# 2.1. Data Manipulation¶

It is impossible to get anything done if we cannot manipulate data. Generally, there are two important things we need to do with data: (i) acquire it and (ii) process it once it is inside the computer. There is no point in acquiring data if we do not even know how to store it, so let’s get our hands dirty first by playing with synthetic data. We will start by introducing the N-dimensional array (ndarray), MXNet’s primary tool for storing and transforming data. If you have worked with NumPy, a scientific computing package of Python, you are ready to fly. You will notice that the MXNet’s ndarray is an extension to NumPy’s ndarray with a few key advantages. First, the former supports asynchronous computation on CPU, GPU, and distributed cloud architectures, whereas the latter only supports CPU computation. Second, MXNet’s ndarray supports for automatic differentiation. These properties make MXNet’s ndarray indispensable for deep learning.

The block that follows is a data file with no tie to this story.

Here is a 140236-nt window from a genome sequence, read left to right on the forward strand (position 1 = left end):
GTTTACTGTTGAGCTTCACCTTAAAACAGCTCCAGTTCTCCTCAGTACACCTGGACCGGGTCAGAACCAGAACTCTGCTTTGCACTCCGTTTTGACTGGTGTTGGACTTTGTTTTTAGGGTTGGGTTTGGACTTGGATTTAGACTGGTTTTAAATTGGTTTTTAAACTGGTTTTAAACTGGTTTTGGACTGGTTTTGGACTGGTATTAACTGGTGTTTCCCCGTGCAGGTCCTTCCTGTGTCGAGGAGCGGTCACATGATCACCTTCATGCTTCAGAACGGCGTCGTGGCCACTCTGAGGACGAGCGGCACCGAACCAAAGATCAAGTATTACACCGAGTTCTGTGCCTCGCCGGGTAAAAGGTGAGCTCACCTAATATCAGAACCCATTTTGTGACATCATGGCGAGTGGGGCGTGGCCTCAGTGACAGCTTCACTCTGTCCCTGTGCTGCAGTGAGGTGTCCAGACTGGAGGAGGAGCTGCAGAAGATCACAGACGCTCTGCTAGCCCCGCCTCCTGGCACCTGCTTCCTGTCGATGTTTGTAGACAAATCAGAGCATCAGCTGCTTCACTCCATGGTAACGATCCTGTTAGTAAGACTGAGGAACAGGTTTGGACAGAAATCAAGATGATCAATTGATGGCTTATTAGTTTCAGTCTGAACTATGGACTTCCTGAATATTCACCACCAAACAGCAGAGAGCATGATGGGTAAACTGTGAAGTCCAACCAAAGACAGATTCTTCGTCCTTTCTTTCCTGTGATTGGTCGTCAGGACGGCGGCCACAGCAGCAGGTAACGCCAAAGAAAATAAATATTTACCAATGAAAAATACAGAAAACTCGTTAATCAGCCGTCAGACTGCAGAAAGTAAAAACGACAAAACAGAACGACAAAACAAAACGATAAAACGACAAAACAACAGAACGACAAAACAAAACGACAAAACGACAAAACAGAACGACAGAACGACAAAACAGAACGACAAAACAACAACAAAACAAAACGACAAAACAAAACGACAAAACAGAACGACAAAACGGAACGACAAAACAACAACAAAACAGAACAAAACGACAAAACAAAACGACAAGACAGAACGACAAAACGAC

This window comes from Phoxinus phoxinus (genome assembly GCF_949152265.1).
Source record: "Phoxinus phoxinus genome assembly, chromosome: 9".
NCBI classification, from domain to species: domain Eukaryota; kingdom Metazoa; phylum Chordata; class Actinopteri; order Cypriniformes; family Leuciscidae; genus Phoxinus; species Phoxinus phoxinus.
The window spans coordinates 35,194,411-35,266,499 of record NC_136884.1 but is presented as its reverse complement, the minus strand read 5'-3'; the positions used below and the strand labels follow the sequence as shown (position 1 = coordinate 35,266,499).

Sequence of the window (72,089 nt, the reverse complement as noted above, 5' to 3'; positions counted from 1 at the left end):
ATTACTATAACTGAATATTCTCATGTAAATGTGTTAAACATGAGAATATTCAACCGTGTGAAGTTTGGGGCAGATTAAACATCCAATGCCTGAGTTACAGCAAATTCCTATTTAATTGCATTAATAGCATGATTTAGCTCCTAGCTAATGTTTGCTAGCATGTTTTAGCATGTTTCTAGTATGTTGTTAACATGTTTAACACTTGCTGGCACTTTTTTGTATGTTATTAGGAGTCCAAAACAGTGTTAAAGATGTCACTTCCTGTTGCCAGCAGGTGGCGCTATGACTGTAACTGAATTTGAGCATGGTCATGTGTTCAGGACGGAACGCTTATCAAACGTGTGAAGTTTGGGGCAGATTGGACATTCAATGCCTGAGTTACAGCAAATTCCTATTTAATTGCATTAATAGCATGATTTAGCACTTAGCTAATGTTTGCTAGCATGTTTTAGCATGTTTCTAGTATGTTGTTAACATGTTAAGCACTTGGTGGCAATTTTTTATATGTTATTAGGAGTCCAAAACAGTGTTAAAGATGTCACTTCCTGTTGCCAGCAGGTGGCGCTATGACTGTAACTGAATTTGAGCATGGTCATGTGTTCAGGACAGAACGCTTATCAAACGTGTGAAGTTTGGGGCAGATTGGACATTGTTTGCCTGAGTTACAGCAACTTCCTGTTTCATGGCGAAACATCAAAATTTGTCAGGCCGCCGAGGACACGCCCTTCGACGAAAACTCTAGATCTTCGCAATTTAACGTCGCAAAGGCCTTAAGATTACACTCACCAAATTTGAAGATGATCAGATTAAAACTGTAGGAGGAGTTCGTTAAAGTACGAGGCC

## 2.1.1. Getting Started¶

Throughout this chapter, we are aiming to get you up and running with the basic functionality. Do not worry if you do not understand all of the basic math, like element-wise operations or normal distributions. In the next two chapters we will take another pass at the same material with practical examples. On the other hand, if you want to go deeper into the mathematical content, see Section 16.2.

We begin by importing `np`

module and `npx`

module from MXNet. Here,
`np`

module includes all the functions that NumPy has, while `npx`

module contains all the other extended functions which empower deep
learning computation. When using ndarray, we almost always invoke the
`set_np`

function: this is for compatibility of ndarray processing by
other components of MXNet.

```
from mxnet import np, npx
npx.set_np()
```

An ndarray represents (possibly multi-dimensional) arrays of numerical
values. An ndarray with one axis corresponds (in math-speak) to
*vectors*. An ndarray with two axes corresponds to *matrices*. For
arrays with more than two axes, mathematicians do not have special
names—they simply call them *tensors*.

The simplest object we can create is a vector. To start, we can use
`arange`

to create a row vector `x`

with 12 consecutive integers.
Here `x`

is a one-dimensional ndarray that stores in main memory for
CPU computing by default.

```
x = np.arange(12)
x
```

```
array([ 0., 1., 2., 3., 4., 5., 6., 7., 8., 9., 10., 11.])
```